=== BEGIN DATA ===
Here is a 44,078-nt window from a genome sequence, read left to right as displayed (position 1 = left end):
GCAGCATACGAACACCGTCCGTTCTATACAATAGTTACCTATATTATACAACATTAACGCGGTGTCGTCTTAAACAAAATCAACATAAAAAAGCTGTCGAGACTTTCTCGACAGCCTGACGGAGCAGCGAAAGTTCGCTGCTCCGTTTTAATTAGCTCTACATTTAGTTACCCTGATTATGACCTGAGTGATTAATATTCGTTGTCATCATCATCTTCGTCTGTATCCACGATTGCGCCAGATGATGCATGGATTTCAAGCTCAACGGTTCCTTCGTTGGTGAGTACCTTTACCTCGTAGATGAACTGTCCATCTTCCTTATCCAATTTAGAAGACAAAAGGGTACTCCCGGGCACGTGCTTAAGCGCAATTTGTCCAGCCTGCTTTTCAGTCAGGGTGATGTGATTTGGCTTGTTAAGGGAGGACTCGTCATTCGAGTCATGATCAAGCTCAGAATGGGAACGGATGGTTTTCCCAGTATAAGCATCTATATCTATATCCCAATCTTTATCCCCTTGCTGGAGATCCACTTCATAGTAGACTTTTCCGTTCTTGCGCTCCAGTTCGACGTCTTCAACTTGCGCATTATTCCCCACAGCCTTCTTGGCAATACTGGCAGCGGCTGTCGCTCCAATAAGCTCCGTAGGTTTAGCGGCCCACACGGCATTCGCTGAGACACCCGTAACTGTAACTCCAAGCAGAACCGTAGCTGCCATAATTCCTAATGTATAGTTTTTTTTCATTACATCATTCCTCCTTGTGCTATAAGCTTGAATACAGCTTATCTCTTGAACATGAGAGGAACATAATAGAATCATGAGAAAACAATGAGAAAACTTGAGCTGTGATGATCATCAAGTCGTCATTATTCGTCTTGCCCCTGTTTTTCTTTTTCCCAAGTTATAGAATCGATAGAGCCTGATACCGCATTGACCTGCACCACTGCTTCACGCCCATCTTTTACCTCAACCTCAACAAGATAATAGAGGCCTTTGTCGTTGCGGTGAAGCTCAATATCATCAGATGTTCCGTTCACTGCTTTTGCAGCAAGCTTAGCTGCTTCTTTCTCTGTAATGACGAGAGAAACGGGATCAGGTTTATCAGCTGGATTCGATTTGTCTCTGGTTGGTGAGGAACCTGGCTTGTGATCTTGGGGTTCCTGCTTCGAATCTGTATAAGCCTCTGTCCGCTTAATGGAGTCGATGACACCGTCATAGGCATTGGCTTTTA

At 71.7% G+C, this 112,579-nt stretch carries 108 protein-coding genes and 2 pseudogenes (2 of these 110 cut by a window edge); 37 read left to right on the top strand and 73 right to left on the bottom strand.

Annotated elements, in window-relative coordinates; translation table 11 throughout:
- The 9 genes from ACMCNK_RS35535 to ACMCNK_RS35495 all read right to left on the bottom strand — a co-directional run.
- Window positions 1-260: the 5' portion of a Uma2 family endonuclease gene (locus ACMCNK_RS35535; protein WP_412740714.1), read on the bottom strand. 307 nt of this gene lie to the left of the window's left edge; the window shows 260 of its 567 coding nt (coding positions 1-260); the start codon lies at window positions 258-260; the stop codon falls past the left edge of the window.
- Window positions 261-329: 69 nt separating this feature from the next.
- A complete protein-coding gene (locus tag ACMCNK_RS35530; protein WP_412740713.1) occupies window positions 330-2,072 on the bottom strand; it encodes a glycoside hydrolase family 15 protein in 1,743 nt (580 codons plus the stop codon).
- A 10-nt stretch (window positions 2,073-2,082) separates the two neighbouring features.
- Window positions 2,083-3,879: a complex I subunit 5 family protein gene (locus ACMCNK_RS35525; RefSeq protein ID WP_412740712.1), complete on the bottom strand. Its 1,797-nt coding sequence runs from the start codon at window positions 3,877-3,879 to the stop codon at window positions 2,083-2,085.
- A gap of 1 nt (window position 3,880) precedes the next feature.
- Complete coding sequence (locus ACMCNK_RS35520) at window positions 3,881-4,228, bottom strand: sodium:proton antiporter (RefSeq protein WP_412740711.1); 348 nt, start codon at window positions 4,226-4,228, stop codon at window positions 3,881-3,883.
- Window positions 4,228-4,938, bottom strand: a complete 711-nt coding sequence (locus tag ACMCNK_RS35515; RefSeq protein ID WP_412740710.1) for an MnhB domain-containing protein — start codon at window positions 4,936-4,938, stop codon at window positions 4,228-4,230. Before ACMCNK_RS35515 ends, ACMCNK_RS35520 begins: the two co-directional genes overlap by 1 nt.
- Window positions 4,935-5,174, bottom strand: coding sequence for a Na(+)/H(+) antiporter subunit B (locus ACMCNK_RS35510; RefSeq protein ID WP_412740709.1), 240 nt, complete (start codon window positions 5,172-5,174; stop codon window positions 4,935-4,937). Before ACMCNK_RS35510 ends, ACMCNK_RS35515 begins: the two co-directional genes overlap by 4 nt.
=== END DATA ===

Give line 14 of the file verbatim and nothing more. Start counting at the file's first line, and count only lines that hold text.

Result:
- Window positions 4,935-5,174, bottom strand: coding sequence for a Na(+)/H(+) antiporter subunit B (locus ACMCNK_RS35510; RefSeq protein ID WP_412740709.1), 240 nt, complete (start codon window positions 5,172-5,174; stop codon window positions 4,935-4,937). Before ACMCNK_RS35510 ends, ACMCNK_RS35515 begins: the two co-directional genes overlap by 4 nt.